New study reveals various common interventions don’t prevent dementia


Research of prevention and causes of dementia are so important. I write about various studies a lot. In recent months, there have been studies that show practicing good health habits at an early age may help fight against dementia, or eating citrus fruit daily may do it, or even drinking wine.

This is all promising and exciting research, but it all comes with a caveat: the word “may.”

A new study published in the Annals of Internal Medicines revealed that various common interventions can’t prevent dementia. Researchers analyzed prescription medications, physical activity, cognitive training and over-the-counter vitamins and supplements and came to the conclusion that nothing can stop this disease.

While this isn’t exactly the most positive news to share, I feel it is an important item to tell my followers. That is because it is something I regularly discuss in my trainings. There is no way to stop or fix dementia, and the more that family members and caregivers grasp that, the more likely they will become “dementia aware.” Being dementia aware means managing expectations. Doing so can lead to meaningful moments, powerful connections and purposeful and fulfilling relationships between caregivers and patients, and patients and families.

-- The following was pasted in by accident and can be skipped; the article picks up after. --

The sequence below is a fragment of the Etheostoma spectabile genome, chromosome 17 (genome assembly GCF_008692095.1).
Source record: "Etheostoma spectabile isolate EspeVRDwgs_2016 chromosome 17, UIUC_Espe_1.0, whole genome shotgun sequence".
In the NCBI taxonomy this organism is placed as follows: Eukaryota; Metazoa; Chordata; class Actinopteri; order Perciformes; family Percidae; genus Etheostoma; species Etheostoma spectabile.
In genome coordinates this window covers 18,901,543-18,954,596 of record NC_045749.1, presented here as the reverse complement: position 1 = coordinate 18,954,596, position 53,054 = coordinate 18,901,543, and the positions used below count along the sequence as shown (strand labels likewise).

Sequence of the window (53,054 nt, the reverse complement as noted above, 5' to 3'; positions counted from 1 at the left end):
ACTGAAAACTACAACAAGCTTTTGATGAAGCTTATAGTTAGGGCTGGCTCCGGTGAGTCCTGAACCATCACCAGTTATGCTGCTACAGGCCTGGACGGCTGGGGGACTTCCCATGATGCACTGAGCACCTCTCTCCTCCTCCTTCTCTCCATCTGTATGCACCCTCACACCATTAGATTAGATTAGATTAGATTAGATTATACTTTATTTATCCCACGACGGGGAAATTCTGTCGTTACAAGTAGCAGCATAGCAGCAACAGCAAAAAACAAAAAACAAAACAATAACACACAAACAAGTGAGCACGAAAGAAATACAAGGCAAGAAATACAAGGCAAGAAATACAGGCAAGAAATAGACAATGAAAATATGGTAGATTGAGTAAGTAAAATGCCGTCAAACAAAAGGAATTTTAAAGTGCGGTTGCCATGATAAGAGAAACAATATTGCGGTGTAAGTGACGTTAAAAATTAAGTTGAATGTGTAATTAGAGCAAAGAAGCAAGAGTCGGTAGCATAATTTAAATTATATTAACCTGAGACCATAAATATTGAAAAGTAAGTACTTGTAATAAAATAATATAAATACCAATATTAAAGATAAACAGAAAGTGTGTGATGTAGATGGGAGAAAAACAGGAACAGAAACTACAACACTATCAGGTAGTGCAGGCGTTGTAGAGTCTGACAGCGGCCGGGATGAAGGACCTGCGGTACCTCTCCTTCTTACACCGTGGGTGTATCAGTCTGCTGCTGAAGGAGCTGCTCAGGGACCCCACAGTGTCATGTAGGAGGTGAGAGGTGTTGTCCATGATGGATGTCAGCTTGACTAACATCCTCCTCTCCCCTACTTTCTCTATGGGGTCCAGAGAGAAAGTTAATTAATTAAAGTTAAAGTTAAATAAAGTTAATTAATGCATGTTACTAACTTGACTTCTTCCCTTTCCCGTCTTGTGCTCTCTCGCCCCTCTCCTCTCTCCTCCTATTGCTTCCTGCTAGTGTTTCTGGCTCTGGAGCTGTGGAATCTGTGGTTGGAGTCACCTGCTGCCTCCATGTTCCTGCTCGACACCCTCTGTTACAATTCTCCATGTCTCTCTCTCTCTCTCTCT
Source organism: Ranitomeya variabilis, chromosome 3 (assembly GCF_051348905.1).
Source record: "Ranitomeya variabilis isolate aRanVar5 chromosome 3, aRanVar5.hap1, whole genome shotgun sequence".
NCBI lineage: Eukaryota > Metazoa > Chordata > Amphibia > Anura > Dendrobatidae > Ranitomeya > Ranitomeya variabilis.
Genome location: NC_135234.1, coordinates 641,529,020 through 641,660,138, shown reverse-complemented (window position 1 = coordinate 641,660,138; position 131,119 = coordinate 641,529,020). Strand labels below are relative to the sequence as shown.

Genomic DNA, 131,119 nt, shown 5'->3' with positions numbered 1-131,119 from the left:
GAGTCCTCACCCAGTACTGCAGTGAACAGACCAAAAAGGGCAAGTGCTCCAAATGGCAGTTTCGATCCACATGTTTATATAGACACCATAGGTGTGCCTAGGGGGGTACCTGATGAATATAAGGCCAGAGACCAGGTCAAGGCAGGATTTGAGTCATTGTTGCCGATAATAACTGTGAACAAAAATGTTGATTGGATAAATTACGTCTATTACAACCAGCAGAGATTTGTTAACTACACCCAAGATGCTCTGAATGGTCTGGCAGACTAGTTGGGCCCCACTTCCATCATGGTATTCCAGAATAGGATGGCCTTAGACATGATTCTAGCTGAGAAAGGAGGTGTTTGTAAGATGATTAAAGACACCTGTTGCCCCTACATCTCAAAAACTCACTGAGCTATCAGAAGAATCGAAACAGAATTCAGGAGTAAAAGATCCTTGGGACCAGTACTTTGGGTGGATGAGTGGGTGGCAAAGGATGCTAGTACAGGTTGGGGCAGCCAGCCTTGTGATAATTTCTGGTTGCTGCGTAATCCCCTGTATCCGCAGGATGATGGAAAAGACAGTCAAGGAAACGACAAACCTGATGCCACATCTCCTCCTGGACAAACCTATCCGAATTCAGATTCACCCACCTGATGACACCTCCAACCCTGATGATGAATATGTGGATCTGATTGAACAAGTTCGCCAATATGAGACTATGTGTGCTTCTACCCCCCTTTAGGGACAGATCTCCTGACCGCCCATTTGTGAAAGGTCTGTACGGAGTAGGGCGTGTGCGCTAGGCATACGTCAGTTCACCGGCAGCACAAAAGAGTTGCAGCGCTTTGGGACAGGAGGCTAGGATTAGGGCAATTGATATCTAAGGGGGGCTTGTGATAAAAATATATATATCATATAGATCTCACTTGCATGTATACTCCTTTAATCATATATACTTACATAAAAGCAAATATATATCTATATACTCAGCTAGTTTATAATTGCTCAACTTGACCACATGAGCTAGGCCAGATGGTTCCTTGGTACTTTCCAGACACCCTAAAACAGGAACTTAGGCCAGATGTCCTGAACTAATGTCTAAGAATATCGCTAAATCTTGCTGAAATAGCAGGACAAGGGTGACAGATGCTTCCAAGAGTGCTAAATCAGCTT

Caregivers who are dementia aware look for the small daily accomplishments with their clients or loved ones. There is no way to stop or fix dementia, and seeking out small, day-to-day accomplishments for the emotional rewarding facets of the job can be rewarding. When this happens, it results in more support and readiness for the special needs that dementia patients – and their families – need.

Because dementia is unchangeable and degenerative, our interactions with patients must be tailored to meet the challenges that arise from this illness.

Understanding that there is no “cure” for dementia helps caregivers have a clear mind so they can properly care for those who need them.

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